Acknowledgement of Country

Dharug

Bayadyinyang budyari Dharug yiyura Dharug Ngurra.
Bayady’u budyari Dharug Warunggadgu baranyiin barribugu.
Bayady’u budyari wagulgu yiyuragu Ngurra bimalgu Blacktown City. Flannel flowers dyurali bulbuwul.
Yanmannyang mudayi Dharug Ngurrawa. Walama ngyini budbud dali Dharug Ngurra Dharug yiyura baranyiin barribugu.

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English

We acknowledge the Traditional Custodians of this Land, the Dharug people, and their continued connection to Country.
We pay our respects to Elders from yesterday to tomorrow.
We extend that respect to all Aboriginal and Torres Strait Islander Peoples of Blacktown City where the flannel flowers still grow proud and strong.
We will walk softly on this land and open our hearts to Country as the Dharug people have for tens of thousands of years.

Artists-in-Residence | Katie Masonwells & Jocelyn Depamaylo

Meet artists and first-year university students, Katie Masonwells and Jocelyn Depamaylo, recent residents in the Main Street Studios.

What motivated you to apply for the creative residency program straight out of high school?

Katie | We are very ambitious and we applied for the residency because we wanted a reason to continue with art since we’re both pursuing more … ‘sustainable’ options in university.

Jocelyn | We saw the residency as a great opportunity to develop our abilities and gain more experience, so that we would have the option of pursuing art as a future career.

Tell us a bit more about the project Blacktown Storyboard.

Katie | The project is based around the notion of storytelling – namely, the construction of narratives in art. We especially delve into the concept of liminality – which just means a point between two thresholds. It is a concept that’s very relevant to us because we are standing in the middle of so many options for our future: we just left high school, so we’re caught in this place between youth and adulthood, as well as different career opportunities and pathways. Again, it’s a storyboard – everything has some kind of narrative attached to it and every artwork is carefully constructed to express this.

Jocelyn | Since storyboards are meant to visualise a final project, it’s like the project itself involves us experimenting and growing and trying to figure out what we’re doing with our lives …

Katie | So we thought that exploring the area and the stories of other people would be a good place to start.

How will you tell these stories?

Jocelyn | We decided to balance our skills and make this work through a series of collaborative projects on top of our own individual works. Our strengths are quite different, mine being landscapes and watercolour paints while Katie’s is portraiture and pencil. The concepts of liminality, growth and potential pretty much link all of our projects together. We aim to explore social realities that are not only relevant to us personally, but to the rest of the community in the hopes that our works resonate more deeply with the audience.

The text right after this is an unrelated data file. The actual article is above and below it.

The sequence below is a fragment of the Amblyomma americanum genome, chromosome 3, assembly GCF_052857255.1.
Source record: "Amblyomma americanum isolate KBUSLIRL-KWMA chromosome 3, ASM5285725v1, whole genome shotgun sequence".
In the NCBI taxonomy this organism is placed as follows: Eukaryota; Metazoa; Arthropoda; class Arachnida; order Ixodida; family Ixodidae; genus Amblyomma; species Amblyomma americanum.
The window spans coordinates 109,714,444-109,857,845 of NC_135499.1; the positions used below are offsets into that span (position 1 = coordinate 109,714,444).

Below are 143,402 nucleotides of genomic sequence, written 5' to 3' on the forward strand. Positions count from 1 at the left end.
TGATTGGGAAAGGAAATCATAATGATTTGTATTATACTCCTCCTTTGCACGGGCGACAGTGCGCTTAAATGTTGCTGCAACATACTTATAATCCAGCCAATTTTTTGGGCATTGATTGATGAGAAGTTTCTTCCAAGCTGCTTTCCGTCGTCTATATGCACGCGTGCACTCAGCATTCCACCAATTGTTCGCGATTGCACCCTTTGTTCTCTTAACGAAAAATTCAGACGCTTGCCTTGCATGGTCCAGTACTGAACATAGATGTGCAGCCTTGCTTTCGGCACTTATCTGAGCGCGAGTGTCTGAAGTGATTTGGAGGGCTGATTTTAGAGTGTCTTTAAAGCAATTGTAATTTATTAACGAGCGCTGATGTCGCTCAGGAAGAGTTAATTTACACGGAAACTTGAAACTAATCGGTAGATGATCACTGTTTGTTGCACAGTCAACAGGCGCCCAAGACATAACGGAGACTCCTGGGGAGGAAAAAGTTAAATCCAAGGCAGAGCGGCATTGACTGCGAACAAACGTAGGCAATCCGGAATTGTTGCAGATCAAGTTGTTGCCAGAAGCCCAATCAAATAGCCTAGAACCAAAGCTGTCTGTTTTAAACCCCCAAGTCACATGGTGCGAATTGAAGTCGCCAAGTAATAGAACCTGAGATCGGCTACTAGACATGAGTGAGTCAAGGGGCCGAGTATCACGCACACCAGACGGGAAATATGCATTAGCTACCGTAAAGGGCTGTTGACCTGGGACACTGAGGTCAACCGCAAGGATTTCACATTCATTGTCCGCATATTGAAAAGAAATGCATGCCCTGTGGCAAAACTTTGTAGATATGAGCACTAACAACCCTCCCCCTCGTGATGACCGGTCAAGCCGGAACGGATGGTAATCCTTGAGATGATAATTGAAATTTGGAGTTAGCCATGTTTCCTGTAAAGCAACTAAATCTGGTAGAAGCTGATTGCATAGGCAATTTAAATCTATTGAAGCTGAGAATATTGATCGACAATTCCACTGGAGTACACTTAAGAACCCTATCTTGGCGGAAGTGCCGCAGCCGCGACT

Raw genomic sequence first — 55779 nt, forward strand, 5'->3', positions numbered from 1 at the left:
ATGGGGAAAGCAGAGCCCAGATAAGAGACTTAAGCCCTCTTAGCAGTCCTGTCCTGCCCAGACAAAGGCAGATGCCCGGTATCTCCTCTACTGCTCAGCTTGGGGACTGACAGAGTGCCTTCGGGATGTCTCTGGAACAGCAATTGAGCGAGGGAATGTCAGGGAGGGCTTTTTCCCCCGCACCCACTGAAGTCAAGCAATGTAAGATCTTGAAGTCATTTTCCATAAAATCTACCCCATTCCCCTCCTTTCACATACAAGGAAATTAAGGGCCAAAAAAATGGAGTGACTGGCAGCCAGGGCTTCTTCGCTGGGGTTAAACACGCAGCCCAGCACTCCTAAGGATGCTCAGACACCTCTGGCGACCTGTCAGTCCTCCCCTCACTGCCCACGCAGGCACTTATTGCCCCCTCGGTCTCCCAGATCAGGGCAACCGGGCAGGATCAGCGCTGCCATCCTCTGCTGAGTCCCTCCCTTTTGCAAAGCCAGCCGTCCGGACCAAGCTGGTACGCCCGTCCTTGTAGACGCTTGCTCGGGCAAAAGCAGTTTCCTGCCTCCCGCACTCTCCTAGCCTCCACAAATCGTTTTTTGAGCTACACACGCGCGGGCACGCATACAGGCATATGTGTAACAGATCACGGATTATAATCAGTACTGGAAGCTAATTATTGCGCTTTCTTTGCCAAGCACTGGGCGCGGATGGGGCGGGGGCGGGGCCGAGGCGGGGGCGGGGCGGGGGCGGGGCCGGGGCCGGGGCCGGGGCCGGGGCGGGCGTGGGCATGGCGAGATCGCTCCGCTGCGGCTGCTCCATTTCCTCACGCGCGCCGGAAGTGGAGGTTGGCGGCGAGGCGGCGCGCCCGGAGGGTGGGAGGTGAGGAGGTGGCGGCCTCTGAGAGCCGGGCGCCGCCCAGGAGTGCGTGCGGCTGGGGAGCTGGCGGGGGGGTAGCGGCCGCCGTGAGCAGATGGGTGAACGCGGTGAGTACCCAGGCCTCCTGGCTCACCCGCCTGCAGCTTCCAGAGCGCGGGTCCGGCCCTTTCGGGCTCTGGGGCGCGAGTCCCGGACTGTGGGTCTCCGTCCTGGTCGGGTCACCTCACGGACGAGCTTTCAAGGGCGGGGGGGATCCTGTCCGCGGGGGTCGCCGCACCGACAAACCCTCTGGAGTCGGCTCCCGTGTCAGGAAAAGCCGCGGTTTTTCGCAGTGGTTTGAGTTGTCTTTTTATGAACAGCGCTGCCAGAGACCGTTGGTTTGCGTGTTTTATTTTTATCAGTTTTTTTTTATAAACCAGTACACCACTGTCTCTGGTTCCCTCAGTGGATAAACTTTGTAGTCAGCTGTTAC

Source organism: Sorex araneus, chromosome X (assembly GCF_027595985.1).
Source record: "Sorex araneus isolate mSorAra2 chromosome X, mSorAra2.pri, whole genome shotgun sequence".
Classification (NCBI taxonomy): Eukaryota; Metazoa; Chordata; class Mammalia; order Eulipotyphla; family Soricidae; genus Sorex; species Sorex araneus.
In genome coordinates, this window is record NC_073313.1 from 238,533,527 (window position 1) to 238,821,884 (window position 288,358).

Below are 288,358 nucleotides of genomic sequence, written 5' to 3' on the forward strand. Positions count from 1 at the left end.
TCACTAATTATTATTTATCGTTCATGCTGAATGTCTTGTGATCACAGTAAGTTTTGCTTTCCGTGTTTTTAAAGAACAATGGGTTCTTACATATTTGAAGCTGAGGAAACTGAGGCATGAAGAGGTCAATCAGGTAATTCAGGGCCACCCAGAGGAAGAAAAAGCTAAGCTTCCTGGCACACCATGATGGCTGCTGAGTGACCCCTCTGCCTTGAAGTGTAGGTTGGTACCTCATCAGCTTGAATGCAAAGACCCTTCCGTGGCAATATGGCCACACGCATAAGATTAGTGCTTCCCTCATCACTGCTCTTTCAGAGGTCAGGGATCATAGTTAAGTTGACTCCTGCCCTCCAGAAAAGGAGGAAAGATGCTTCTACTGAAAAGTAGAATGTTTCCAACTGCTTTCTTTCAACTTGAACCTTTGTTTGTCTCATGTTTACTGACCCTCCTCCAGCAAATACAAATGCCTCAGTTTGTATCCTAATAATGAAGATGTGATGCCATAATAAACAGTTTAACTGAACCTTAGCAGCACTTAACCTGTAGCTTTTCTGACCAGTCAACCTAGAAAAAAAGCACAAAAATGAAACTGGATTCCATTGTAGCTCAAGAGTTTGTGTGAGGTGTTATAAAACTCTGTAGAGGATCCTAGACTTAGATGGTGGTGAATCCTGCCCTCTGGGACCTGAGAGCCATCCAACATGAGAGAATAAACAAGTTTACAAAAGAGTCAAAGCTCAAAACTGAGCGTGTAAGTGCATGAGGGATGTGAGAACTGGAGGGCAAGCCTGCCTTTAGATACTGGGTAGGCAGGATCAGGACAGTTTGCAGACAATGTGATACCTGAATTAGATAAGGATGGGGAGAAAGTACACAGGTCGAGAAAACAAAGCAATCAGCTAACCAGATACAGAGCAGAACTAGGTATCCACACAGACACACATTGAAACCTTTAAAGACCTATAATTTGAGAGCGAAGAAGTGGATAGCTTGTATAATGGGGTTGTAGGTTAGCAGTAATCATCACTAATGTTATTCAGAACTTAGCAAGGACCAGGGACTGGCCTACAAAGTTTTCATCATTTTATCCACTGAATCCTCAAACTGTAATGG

Katie | We’ve also filmed the process of making some of our artworks, so that we can make a short video at the end of the residency, or the end of the year, that we can publish ourselves. Since we’ve been using the local area as inspiration, the video is part of our project to engage the community and to document and share the artistic process with the public. The video that we are currently constructing is this idea of putting together inspiration and artwork, much like cause and effect.

What artists or movements inspire you?

Katie | We look at various movements and styles, but we particularly like to look at renaissance works. We think of them as a paragon of technique, and we like to compare to see just how well we’re doing. Otherwise, I am very fascinated by postmodernism. Postmodernism tends to delve inwards rather than outwards, exploring the self, the psyche and the personality. It looks at subjectivities and anxieties quite unashamedly and quite bluntly.

Jocelyn | My art style tends to take from some postmodern qualities such as using visual symbols to create deeper meaning. Though honestly, the “Aesthetic Movement”, which is basically making works simply for its aesthetic quality and nothing more, drives most of my practice. I find Reylia Slaby, a Japanese artist and photographer, rather interesting, particularly how she merges fantastical themes with reality. She incorporates female subjects in a style that is beautiful but dark; subject matter I tend to explore quite often.

What is your favourite place in Blacktown?

Jocelyn | I really like Blacktown library. Despite it being the centre for stressful students – particularly during exam time – it’s always be a go-to place to meet with our friends to study (or at least pretend to study).

By Sanki Tennakoon

Connect with Katie and Jocelyn 

Instagram annarae_artPhoto credit
Photograph of Katie Masonwells and Jocelyn Depamaylo by Joshua Morris, 2017

I’m an Artist

I’m an Artist

Blacktown Arts supports artists through annual opportunities across prizes, exhibitions, funding opportunities, and studio spaces for local creatives.

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Blacktown City Art Prize

Blacktown City Art Prize

Blacktown City’s annual acquisitive art prize open to artists across Australia, with a prize pool of over $20,000.

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